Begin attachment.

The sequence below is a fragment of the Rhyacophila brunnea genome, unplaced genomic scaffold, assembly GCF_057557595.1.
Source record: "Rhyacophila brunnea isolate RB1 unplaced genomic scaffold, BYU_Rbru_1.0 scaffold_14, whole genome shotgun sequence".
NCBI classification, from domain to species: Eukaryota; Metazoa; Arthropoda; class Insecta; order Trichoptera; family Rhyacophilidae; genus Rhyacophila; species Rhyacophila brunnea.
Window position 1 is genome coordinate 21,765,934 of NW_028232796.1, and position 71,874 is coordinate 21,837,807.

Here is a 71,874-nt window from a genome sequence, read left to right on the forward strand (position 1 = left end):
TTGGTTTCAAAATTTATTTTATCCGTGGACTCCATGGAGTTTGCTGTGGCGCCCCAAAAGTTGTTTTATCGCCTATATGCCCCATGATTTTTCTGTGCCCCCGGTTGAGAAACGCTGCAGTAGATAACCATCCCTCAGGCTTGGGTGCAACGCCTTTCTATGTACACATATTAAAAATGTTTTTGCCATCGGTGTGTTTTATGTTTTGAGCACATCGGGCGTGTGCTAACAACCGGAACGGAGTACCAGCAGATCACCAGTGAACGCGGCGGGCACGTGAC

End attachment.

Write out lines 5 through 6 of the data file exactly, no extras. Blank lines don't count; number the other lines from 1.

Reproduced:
Here is a 71,874-nt window from a genome sequence, read left to right on the forward strand (position 1 = left end):
TTGGTTTCAAAATTTATTTTATCCGTGGACTCCATGGAGTTTGCTGTGGCGCCCCAAAAGTTGTTTTATCGCCTATATGCCCCATGATTTTTCTGTGCCCCCGGTTGAGAAACGCTGCAGTAGATAACCATCCCTCAGGCTTGGGTGCAACGCCTTTCTATGTACACATATTAAAAATGTTTTTGCCATCGGTGTGTTTTATGTTTTGAGCACATCGGGCGTGTGCTAACAACCGGAACGGAGTACCAGCAGATCACCAGTGAACGCGGCGGGCACGTGAC